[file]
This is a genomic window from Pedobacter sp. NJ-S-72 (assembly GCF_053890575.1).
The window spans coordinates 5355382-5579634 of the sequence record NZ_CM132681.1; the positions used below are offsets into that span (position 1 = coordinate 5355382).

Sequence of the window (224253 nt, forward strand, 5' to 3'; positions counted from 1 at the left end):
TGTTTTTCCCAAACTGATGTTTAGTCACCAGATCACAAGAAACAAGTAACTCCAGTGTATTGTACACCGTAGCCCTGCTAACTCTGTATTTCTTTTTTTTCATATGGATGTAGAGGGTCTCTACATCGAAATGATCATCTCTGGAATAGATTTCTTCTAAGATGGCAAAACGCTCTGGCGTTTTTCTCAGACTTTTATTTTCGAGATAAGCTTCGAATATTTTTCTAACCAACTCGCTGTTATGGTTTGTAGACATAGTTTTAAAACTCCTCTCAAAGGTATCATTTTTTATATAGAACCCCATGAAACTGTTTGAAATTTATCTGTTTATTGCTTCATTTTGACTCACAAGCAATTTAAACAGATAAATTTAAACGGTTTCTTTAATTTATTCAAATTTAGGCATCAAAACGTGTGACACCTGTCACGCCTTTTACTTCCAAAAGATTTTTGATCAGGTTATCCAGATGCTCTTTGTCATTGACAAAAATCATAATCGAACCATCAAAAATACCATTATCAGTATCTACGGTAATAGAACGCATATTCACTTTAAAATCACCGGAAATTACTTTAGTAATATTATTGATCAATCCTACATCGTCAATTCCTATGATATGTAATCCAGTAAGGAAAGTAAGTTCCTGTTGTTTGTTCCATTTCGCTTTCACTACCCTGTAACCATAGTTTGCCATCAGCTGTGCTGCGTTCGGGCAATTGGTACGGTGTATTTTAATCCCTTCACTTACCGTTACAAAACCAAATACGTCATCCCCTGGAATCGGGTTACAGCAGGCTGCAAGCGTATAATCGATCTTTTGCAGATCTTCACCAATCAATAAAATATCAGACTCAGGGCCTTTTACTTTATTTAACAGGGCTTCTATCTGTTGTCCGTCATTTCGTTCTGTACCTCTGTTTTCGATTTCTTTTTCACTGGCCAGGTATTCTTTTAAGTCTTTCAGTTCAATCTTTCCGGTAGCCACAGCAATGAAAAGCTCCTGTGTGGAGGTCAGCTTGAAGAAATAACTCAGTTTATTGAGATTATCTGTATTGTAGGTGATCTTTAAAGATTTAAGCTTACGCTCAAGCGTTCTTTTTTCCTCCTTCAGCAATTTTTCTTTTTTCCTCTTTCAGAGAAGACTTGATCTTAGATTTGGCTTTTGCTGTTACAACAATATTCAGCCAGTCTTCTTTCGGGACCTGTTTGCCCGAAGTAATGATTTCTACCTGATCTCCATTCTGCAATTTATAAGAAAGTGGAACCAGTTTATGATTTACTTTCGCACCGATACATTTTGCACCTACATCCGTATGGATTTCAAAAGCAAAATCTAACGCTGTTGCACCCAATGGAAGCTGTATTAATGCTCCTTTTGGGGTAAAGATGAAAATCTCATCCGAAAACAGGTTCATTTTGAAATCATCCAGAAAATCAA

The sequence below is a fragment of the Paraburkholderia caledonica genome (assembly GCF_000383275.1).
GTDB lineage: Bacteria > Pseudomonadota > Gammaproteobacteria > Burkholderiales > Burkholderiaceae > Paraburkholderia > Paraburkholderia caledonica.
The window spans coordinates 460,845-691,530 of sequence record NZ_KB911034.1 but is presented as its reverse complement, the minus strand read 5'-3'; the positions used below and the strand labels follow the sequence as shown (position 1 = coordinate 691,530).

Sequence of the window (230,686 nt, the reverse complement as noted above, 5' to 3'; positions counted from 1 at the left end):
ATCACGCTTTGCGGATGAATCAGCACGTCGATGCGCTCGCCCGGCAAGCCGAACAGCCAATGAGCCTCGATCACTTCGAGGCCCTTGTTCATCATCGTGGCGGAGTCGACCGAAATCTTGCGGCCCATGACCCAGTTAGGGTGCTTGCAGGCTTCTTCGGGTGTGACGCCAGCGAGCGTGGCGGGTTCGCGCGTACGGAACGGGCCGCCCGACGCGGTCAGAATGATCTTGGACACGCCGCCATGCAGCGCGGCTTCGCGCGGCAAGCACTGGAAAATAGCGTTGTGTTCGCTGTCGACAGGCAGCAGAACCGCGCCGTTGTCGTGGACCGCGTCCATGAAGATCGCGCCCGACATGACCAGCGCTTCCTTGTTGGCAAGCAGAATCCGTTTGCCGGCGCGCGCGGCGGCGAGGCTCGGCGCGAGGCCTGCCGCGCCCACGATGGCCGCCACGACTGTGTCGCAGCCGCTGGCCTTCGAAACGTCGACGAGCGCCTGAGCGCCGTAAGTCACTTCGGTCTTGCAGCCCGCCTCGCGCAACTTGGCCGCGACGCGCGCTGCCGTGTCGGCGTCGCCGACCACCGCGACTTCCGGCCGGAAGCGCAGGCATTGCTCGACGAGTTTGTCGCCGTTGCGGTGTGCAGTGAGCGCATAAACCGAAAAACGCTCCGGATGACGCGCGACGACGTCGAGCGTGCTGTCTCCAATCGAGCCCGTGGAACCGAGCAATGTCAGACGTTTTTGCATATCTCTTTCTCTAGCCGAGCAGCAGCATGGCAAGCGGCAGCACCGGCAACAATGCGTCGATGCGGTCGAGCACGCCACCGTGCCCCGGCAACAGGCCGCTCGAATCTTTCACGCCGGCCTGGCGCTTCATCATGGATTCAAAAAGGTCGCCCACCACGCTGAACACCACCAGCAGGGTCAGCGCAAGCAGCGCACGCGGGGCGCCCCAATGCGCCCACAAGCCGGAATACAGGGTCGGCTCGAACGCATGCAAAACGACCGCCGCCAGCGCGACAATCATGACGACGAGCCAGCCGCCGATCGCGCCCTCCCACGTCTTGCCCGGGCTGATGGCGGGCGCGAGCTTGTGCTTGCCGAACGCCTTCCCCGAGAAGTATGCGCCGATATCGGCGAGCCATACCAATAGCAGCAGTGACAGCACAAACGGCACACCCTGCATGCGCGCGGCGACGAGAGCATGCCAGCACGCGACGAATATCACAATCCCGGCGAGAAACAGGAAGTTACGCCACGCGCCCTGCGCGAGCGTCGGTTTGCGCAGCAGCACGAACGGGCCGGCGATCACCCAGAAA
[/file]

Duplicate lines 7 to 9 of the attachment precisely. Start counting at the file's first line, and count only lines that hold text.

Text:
The window spans coordinates 460,845-691,530 of sequence record NZ_KB911034.1 but is presented as its reverse complement, the minus strand read 5'-3'; the positions used below and the strand labels follow the sequence as shown (position 1 = coordinate 691,530).

Sequence of the window (230,686 nt, the reverse complement as noted above, 5' to 3'; positions counted from 1 at the left end):
ATCACGCTTTGCGGATGAATCAGCACGTCGATGCGCTCGCCCGGCAAGCCGAACAGCCAATGAGCCTCGATCACTTCGAGGCCCTTGTTCATCATCGTGGCGGAGTCGACCGAAATCTTGCGGCCCATGACCCAGTTAGGGTGCTTGCAGGCTTCTTCGGGTGTGACGCCAGCGAGCGTGGCGGGTTCGCGCGTACGGAACGGGCCGCCCGACGCGGTCAGAATGATCTTGGACACGCCGCCATGCAGCGCGGCTTCGCGCGGCAAGCACTGGAAAATAGCGTTGTGTTCGCTGTCGACAGGCAGCAGAACCGCGCCGTTGTCGTGGACCGCGTCCATGAAGATCGCGCCCGACATGACCAGCGCTTCCTTGTTGGCAAGCAGAATCCGTTTGCCGGCGCGCGCGGCGGCGAGGCTCGGCGCGAGGCCTGCCGCGCCCACGATGGCCGCCACGACTGTGTCGCAGCCGCTGGCCTTCGAAACGTCGACGAGCGCCTGAGCGCCGTAAGTCACTTCGGTCTTGCAGCCCGCCTCGCGCAACTTGGCCGCGACGCGCGCTGCCGTGTCGGCGTCGCCGACCACCGCGACTTCCGGCCGGAAGCGCAGGCATTGCTCGACGAGTTTGTCGCCGTTGCGGTGTGCAGTGAGCGCATAAACCGAAAAACGCTCCGGATGACGCGCGACGACGTCGAGCGTGCTGTCTCCAATCGAGCCCGTGGAACCGAGCAATGTCAGACGTTTTTGCATATCTCTTTCTCTAGCCGAGCAGCAGCATGGCAAGCGGCAGCACCGGCAACAATGCGTCGATGCGGTCGAGCACGCCACCGTGCCCCGGCAACAGGCCGCTCGAATCTTTCACGCCGGCCTGGCGCTTCATCATGGATTCAAAAAGGTCGCCCACCACGCTGAACACCACCAGCAGGGTCAGCGCAAGCAGCGCACGCGGGGCGCCCCAATGCGCCCACAAGCCGGAATACAGGGTCGGCTCGAACGCATGCAAAACGACCGCCGCCAGCGCGACAATCATGACGACGAGCCAGCCGCCGATCGCGCCCTCCCACGTCTTGCCCGGGCTGATGGCGGGCGCGAGCTTGTGCTTGCCGAACGCCTTCCCCGAGAAGTATGCGCCGATATCGGCGAGCCATACCAATAGCAGCAGTGACAGCACAAACGGCACACCCTGCATGCGCGCGGCGACGAGAGCATGCCAGCACGCGACGAATATCACAATCCCGGCGAGAAACAGGAAGTTACGCCACGCGCCCTGCGCGAGCGTCGGTTTGCGCAGCAGCACGAACGGGCCGGCGATCACCCAGAAA